Since the 2015 World Development Report on Mind, Society, and Behavior, behavioral science approaches have been spreading across the World Bank Group’s work. Several staffers recently gave “lightning talks” about how they’re applying behavioral science to seemingly intractable problems that matter to all of us. Here are a few takeaways from the speakers who offered important lessons on incorporating human behavior into program design:
Policy happens in context.
But in Poland, where tax authorities also sent out behaviorally informed messaged to non-compliant taxpayers, hard-tone messages emphasizing sanctions for non-compliance and non-payment as an intentional and deliberate choice were more effective. While behavioral messages had big impacts in both scenarios, considering the country context – and testing before scaling – were key to creating cost-effective interventions.
Aspirations (within feasibility) can make all the difference. While behavioral science can be used to circumvent more time-consuming, traditional methods for policy change, the talks also emphasized its potential for increasing aspirations for beneficiaries and creating greater economic growth, globally. Senior Economist Bilal Zia described influencing the “entrepreneurial mindset” of micro-entrepreneurs using role models in the community to great effect – when the aspirational goalposts appeared achievable, rather than unreasonable.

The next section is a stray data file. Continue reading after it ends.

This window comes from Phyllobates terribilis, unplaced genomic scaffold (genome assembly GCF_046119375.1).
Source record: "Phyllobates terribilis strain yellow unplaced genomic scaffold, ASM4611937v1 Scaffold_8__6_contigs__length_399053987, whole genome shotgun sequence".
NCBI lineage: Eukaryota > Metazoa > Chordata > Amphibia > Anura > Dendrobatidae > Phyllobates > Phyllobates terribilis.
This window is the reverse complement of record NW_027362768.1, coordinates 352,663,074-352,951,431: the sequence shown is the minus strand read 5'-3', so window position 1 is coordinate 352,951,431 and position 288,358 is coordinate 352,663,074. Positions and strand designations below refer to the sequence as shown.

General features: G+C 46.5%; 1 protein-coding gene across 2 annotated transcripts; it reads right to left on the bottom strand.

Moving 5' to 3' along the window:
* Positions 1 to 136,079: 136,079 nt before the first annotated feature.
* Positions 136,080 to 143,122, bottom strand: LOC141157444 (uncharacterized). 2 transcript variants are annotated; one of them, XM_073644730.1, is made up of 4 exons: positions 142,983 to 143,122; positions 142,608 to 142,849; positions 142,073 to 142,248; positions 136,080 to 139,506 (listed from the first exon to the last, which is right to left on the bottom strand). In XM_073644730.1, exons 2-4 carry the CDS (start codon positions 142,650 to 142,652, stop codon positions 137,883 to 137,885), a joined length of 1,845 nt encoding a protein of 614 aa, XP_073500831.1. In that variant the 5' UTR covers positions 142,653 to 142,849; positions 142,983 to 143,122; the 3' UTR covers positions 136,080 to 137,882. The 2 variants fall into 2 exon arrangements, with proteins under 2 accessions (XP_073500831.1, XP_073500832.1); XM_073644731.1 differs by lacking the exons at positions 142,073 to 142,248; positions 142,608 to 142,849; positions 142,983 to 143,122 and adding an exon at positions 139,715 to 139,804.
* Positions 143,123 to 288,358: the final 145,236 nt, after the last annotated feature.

Lead Economist Rafael De Hoyos Navarro described the positive impact on test scores by making salient the economic benefits of graduating high school for students in Mexico; and Lead Social Protection Specialist Andrea Vermehren described impressive impacts on food security and child development outcomes when CCT program recipients set goals in advance of receiving their cash. Similar work from the World Bank’s behavioral unit — the Mind, Behavior, and Development Unit — on increasing aspirations among women enrolled in a CCT program in Nicaragua makes clear that aspirations can be a powerful behavioral tool for effective policymaking.
Policymakers can benefit, too. – impacting policymaker biases and regulation. As Alexandra Fiorillo with the Consultative Group to Assist the Poor described, in order to design inclusive policy, you have to unpack your own biases and judgments about consumers. By involving policymakers in the behavioral research process, creating opportunities for them to interact with consumers and teaching them about behavioral biases, her team both improved the design process for important consumer protection programs and built capacity among their policy counterparts.
Anyone looking for a fresh lens into their own work should watch the event recording in full — there are many more fascinating talks describing innovative ways in which behavioral science can be employed to provide solutions to development challenges beyond our standard operating procedure.